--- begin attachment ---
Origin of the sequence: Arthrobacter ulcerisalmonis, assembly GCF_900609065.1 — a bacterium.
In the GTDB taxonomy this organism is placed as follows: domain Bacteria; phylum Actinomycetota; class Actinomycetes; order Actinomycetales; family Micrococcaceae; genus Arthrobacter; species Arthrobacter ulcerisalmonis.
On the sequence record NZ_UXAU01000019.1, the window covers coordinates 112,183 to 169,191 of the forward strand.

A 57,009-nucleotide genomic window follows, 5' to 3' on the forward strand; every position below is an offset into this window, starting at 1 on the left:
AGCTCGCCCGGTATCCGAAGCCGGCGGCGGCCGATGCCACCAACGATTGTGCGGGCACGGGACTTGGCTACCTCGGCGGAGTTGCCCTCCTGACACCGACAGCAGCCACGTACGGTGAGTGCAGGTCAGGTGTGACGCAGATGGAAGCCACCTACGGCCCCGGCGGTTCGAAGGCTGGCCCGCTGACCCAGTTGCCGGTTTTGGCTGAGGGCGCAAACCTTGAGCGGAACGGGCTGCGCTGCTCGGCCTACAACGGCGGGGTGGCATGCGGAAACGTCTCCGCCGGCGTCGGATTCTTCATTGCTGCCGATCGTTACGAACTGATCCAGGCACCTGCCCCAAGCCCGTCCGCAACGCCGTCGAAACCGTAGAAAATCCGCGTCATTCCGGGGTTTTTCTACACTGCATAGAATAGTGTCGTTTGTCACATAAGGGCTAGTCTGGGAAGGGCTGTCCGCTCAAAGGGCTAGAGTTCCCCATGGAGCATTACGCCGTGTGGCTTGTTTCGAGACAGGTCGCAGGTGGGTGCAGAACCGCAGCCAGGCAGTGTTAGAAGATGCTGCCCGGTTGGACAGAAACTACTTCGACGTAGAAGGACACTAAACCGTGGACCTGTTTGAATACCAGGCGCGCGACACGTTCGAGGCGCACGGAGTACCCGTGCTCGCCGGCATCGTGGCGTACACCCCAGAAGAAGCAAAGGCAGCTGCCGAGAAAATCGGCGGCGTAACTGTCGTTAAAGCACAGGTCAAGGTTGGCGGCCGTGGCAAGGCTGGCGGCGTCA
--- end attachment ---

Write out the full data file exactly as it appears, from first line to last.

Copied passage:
Origin of the sequence: Arthrobacter ulcerisalmonis, assembly GCF_900609065.1 — a bacterium.
In the GTDB taxonomy this organism is placed as follows: domain Bacteria; phylum Actinomycetota; class Actinomycetes; order Actinomycetales; family Micrococcaceae; genus Arthrobacter; species Arthrobacter ulcerisalmonis.
On the sequence record NZ_UXAU01000019.1, the window covers coordinates 112,183 to 169,191 of the forward strand.

A 57,009-nucleotide genomic window follows, 5' to 3' on the forward strand; every position below is an offset into this window, starting at 1 on the left:
AGCTCGCCCGGTATCCGAAGCCGGCGGCGGCCGATGCCACCAACGATTGTGCGGGCACGGGACTTGGCTACCTCGGCGGAGTTGCCCTCCTGACACCGACAGCAGCCACGTACGGTGAGTGCAGGTCAGGTGTGACGCAGATGGAAGCCACCTACGGCCCCGGCGGTTCGAAGGCTGGCCCGCTGACCCAGTTGCCGGTTTTGGCTGAGGGCGCAAACCTTGAGCGGAACGGGCTGCGCTGCTCGGCCTACAACGGCGGGGTGGCATGCGGAAACGTCTCCGCCGGCGTCGGATTCTTCATTGCTGCCGATCGTTACGAACTGATCCAGGCACCTGCCCCAAGCCCGTCCGCAACGCCGTCGAAACCGTAGAAAATCCGCGTCATTCCGGGGTTTTTCTACACTGCATAGAATAGTGTCGTTTGTCACATAAGGGCTAGTCTGGGAAGGGCTGTCCGCTCAAAGGGCTAGAGTTCCCCATGGAGCATTACGCCGTGTGGCTTGTTTCGAGACAGGTCGCAGGTGGGTGCAGAACCGCAGCCAGGCAGTGTTAGAAGATGCTGCCCGGTTGGACAGAAACTACTTCGACGTAGAAGGACACTAAACCGTGGACCTGTTTGAATACCAGGCGCGCGACACGTTCGAGGCGCACGGAGTACCCGTGCTCGCCGGCATCGTGGCGTACACCCCAGAAGAAGCAAAGGCAGCTGCCGAGAAAATCGGCGGCGTAACTGTCGTTAAAGCACAGGTCAAGGTTGGCGGCCGTGGCAAGGCTGGCGGCGTCA